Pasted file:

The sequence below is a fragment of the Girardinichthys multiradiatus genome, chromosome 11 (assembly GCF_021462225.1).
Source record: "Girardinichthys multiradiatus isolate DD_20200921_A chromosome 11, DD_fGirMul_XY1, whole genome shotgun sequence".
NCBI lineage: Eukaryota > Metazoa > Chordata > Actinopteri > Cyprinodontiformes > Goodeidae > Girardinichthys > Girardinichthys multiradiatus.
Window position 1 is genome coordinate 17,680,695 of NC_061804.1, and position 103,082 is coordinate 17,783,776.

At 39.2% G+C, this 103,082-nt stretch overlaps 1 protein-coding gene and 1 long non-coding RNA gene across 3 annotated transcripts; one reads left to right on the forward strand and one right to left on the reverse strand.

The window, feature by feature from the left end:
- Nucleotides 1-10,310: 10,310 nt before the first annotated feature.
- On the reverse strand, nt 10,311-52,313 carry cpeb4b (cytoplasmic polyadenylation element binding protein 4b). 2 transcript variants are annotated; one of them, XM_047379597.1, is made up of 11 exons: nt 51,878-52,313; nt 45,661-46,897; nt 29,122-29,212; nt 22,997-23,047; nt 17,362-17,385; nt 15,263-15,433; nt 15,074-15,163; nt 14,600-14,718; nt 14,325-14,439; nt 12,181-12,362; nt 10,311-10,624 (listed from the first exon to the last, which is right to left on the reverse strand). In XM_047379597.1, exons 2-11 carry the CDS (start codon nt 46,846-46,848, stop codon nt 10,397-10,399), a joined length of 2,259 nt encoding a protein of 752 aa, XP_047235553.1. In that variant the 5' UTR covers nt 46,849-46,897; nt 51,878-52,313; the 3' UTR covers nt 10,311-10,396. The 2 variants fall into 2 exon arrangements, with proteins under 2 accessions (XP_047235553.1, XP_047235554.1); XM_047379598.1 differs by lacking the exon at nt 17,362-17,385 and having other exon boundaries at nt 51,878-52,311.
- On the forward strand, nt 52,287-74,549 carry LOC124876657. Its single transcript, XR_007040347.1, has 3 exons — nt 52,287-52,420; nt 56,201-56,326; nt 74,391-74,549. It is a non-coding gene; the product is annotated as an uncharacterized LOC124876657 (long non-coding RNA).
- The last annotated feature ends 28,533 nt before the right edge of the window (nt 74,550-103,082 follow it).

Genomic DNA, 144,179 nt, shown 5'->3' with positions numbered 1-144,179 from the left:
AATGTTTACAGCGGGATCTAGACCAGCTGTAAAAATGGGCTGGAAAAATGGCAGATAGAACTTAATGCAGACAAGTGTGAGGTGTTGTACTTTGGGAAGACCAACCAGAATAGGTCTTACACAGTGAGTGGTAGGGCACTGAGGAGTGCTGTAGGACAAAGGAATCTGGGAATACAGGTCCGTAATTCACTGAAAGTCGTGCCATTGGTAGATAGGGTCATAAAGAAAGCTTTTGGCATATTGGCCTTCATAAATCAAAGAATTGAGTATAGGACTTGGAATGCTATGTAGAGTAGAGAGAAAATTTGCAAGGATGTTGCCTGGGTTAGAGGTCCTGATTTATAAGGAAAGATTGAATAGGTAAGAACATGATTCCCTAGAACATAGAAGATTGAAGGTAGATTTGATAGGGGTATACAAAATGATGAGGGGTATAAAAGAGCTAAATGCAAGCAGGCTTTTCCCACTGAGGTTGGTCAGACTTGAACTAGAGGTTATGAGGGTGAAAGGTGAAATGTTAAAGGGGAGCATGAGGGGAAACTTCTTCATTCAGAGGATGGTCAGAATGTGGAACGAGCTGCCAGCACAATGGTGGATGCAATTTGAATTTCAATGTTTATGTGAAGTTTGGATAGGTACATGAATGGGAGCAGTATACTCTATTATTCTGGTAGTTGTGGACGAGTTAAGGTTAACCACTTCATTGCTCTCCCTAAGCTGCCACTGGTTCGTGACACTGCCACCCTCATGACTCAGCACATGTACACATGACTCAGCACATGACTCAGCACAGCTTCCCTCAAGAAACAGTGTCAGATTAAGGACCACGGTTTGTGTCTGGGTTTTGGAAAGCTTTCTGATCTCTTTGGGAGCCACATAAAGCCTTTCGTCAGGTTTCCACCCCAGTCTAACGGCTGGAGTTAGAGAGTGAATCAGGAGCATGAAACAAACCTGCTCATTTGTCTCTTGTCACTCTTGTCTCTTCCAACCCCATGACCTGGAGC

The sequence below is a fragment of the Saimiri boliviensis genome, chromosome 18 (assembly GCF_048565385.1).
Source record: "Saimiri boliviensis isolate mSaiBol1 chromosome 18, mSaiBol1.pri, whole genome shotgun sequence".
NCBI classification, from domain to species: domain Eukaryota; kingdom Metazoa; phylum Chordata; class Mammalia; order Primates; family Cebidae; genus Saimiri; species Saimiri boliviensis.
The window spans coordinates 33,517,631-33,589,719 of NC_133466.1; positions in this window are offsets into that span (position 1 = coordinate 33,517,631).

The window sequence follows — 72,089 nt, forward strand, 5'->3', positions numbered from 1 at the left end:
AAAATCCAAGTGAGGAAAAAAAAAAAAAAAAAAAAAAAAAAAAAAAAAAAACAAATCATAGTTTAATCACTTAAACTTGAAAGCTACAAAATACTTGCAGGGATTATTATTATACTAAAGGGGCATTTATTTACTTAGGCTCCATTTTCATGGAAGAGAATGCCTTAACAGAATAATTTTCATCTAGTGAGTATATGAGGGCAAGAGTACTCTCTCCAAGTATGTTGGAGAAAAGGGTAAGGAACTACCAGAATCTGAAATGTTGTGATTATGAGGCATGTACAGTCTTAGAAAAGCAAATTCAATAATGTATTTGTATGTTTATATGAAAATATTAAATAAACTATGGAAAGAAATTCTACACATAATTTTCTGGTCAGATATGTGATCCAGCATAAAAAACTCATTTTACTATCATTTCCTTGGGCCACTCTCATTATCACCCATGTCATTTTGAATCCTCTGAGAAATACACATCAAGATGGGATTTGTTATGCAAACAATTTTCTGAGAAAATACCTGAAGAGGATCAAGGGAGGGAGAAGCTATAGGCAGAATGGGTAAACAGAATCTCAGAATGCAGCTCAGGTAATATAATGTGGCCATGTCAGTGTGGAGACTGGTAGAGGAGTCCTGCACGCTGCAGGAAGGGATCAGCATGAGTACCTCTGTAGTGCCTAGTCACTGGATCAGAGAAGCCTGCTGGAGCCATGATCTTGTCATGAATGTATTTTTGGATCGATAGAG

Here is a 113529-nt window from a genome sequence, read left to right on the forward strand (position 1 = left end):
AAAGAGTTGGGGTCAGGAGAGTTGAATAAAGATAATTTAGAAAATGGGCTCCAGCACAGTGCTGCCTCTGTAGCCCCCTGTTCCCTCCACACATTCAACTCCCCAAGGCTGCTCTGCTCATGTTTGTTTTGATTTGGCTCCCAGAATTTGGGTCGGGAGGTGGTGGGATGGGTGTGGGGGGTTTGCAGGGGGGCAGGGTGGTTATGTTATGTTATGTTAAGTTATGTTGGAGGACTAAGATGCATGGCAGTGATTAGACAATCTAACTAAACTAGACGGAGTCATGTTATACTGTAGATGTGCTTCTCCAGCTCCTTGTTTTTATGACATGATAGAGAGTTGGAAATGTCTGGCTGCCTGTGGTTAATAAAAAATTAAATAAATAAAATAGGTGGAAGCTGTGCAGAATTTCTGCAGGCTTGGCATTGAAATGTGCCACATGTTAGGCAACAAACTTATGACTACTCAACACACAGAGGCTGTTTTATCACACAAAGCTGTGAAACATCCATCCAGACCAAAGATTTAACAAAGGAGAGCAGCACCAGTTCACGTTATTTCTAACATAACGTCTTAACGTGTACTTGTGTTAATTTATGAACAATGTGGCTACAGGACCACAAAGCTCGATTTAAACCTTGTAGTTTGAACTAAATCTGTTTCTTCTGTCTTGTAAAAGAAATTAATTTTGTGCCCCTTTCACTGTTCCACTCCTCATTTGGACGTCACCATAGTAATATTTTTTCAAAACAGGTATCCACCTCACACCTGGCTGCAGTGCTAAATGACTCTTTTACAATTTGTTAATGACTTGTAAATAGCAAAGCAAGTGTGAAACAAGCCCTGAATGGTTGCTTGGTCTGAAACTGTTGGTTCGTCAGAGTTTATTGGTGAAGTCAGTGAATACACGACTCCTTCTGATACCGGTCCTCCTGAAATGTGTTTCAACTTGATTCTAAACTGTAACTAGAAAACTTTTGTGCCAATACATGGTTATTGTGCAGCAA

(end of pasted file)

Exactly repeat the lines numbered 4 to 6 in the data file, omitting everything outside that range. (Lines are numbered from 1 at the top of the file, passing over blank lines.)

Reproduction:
Window position 1 is genome coordinate 17,680,695 of NC_061804.1, and position 103,082 is coordinate 17,783,776.

At 39.2% G+C, this 103,082-nt stretch overlaps 1 protein-coding gene and 1 long non-coding RNA gene across 3 annotated transcripts; one reads left to right on the forward strand and one right to left on the reverse strand.

The window, feature by feature from the left end: